THE COMING OF THE BIRDS

FOSSILS of birds are rare until comparatively recent times, when we see them to be closely related to the living forms. We have a few examples in the fossil record, however, from the long time that elapsed between their first appearance in the Jurassic and the appearance of the modernised kinds. The earliest and most interesting one we know is called Archce-opteryx, and is known by skeletons in London and Berlin and by a tail in Munich. Fortunately these were preserved in a limestone of such fine grain that we know many details of their structure. At first sight, it seems that this was a flying reptile rather than a bird, for it has teeth in the jaws, three-clawed fingers in the wings, and a long but not tufty tail. It differed from the reptiles however by the quality of its brain and by having feathers. The tail was formed of a series of twenty vertebra? each bearing a pair of feathers.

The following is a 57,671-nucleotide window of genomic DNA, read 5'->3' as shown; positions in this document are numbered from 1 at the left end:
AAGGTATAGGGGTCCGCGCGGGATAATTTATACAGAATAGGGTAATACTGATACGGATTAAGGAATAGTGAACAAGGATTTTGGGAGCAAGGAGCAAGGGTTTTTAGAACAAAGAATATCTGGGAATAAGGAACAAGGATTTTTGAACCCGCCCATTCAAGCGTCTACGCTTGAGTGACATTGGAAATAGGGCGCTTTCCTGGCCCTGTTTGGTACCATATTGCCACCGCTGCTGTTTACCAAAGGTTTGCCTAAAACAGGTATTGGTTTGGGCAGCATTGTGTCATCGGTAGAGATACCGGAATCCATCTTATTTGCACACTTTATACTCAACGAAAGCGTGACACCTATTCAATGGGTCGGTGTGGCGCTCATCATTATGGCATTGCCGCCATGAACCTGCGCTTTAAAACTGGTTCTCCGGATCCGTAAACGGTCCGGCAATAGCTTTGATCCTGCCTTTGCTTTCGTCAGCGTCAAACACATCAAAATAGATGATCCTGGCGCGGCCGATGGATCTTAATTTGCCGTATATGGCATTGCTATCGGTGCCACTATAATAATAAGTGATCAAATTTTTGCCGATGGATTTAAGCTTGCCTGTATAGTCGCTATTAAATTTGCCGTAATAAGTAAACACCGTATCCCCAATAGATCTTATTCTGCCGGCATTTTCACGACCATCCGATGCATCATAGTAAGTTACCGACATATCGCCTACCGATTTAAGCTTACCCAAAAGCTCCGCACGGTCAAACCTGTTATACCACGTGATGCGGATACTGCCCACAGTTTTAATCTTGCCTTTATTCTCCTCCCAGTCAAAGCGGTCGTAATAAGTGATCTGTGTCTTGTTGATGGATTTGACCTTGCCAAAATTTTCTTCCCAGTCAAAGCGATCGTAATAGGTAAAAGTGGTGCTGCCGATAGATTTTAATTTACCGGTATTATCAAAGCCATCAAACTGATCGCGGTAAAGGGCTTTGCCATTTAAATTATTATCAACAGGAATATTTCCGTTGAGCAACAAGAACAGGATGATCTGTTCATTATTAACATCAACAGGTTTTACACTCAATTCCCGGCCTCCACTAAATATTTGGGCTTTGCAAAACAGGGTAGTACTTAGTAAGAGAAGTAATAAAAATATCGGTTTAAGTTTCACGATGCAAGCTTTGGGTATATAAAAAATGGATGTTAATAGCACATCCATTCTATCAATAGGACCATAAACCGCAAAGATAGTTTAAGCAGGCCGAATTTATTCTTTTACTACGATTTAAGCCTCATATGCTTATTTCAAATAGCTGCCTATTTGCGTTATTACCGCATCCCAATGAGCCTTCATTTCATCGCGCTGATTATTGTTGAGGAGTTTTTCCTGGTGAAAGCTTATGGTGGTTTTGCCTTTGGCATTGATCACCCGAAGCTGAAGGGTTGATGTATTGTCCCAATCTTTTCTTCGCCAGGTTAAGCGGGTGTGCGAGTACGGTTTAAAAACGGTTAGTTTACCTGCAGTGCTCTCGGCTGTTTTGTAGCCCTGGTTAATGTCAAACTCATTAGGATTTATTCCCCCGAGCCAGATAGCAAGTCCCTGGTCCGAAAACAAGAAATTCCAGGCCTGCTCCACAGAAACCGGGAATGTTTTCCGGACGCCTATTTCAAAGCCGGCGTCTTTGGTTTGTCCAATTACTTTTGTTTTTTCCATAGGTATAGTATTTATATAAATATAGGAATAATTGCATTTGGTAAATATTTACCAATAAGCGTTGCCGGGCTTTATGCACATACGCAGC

Of the later flying birds, those of the Cretaceous period, we have occasional evidence. From the Cretaceous deposits of Kansas, we know of a little bird called Ichlhyornis, while from the Eocene remains of Nigeria we have the breastbone of a bird that must have had a wing span of twenty feet—the largest known to us. A large swimming bird of the Cretaceous, named Hesperornis, was probably three or four feet long. The Cretaceous birds still had teeth, and some of their London Clay (Eocene) successors had tooth-like serrations on the jaws.

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